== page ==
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Dogme95, the set of movie-making standards promulgated (with tongue only partly in cheek) by Lars Von Trier and Thomas Vinterberg, certified its first film, Celebration, in 1998. Since then 30 more films have met the Dogme criteria which range from required hand-held cameras to prohibition of artificial lighting to no credit for the director. (The latter must refer to on-screen credits, since the Dogme website carefully lists the director of each film.) The underlying goal is far more important than the details of technique; Dogme95 aims for "truth" in character-driven films untarnished by technological frou-frou and auteuristic egotism.
The resulting films are a wildly diverse group, from The Idiots (which won high approval from culturevulture.net reviewer Gary Mairs) to the charming Italian for Beginners to the truly awful Reunion. Open Hearts takes the Dogme principals to its open heart and succeeds in telling an engrossing, character-driven story about what happens to a family and a young couple when their lives cross as a result of an automobile accident.
Cecilie (Donja Richter), a chef, becomes engaged to her lover, Joachim (Nikolaj Lie Kaas), a geographer. He’s about to leave on a trip to Patagonia to go rock climbing; she worries about the dangers which he shrugs off. Before he leaves, he is accidentally hit by a car and left paralyzed from the neck down. His angry response is to shut out Cecilie and to spew venom at the patient nurses in the hospital. Cecilie is loyal and wants to be there for him; she is anguished by his rejection. "If I love you enough, " she says to him, "you’ll love yourself one day." He scoffs that she’s been listening to too many pop lyrics. At one point she lies on top of him on his hospital bed and tries to wrap his lifeless arms around herself.
Marie (Paprika Steen) was driving the car that hit Joachim. She and her teen-age daughter, Stine,were arguing at the time; both feel guilty about the accident. Marie’s husband, Niels (Mads Mikkelsen), is a physician and it is he who breaks the news of Joachim’s condition to Cecilie. Marie encourages him to offer counsel to Cecilie. While Marie and Neils have a happy family (two young sons in addition to Stine), their sex life seems to be in neutral. Cecilie’s acute neediness draws Neils to her and they begin an affair.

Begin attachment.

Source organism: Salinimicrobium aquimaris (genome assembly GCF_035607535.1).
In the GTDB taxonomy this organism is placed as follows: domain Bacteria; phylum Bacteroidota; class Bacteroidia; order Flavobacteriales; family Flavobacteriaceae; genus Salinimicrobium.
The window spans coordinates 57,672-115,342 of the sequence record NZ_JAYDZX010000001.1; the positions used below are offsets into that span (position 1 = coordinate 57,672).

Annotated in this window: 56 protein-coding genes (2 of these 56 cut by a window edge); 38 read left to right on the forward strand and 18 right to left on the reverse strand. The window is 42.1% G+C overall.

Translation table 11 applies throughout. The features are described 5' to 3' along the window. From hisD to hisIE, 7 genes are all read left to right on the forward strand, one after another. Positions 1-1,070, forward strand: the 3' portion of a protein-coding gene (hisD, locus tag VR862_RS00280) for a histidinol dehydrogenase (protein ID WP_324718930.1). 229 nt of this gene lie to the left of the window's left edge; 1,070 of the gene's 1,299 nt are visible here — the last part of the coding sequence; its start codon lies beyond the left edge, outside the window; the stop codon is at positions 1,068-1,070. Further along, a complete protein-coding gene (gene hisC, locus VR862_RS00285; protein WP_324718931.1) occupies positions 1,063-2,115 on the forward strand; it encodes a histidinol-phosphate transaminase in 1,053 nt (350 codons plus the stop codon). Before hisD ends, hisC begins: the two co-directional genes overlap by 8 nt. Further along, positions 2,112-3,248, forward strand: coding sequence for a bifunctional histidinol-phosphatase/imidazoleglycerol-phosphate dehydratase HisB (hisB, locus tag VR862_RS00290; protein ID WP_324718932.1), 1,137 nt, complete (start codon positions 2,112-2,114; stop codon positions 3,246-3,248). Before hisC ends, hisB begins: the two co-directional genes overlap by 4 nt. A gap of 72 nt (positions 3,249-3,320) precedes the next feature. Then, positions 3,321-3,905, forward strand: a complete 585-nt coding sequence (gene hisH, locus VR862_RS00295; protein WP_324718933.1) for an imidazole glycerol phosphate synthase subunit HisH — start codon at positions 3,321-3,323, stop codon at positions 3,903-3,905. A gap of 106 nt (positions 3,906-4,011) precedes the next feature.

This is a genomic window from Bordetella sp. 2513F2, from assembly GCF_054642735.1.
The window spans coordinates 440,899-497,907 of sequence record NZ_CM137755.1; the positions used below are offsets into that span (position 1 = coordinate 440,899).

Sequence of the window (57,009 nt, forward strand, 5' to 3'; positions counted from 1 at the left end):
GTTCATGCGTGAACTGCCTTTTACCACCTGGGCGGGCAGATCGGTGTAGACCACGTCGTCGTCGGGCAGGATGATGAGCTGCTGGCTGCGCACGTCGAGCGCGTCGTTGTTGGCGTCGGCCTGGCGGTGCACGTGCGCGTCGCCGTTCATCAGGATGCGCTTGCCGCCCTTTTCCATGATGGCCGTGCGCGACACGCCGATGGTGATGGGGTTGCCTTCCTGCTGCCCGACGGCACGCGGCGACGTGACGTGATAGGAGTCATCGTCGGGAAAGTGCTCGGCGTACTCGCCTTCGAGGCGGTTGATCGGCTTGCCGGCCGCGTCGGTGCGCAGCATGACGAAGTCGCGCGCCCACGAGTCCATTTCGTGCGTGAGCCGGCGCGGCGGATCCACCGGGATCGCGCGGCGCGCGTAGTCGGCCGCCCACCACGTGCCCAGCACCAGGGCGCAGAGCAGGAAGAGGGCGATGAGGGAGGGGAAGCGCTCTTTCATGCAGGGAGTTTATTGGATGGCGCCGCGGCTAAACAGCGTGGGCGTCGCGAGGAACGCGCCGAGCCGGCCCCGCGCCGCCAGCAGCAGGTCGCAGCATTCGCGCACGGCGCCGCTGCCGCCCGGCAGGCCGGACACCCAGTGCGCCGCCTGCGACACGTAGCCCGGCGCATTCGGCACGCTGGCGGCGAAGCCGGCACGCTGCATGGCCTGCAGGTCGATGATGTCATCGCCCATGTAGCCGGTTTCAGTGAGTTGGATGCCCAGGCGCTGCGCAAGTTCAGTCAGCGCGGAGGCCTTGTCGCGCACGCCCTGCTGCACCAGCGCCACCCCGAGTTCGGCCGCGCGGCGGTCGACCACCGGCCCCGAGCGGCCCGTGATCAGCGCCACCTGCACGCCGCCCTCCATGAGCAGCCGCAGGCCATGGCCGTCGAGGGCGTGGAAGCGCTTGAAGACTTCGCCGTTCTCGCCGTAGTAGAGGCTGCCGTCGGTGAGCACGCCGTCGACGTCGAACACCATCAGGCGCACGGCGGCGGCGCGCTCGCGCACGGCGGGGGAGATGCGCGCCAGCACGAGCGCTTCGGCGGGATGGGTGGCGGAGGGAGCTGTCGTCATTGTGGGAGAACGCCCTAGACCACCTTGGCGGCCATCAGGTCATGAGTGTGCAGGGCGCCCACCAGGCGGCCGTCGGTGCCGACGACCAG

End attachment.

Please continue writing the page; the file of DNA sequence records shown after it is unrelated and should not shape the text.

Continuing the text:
Every character in this scenario is written and acted with intelligence, sensitivity, and insight into the relationships and emotional states that is right on the mark. There’s not a moment that feels false or forced. All the characters are decent, likable people faced with the complications that life dishes up and working them through. It’s impossible not to care for all of them and for their destinies as conflicting needs and responsibilities are expressed, confronted and worked out.
Open Hearts has occasional moments of humor, leavening the proceedings, but growing naturally out of the characters, not tacked on gratuitously for comic relief. Director Susanne Bier skillfully steers a story that easily could have slipped into melodrama and sentimentality, instead keeping it warm, dry, and psychologically plausible.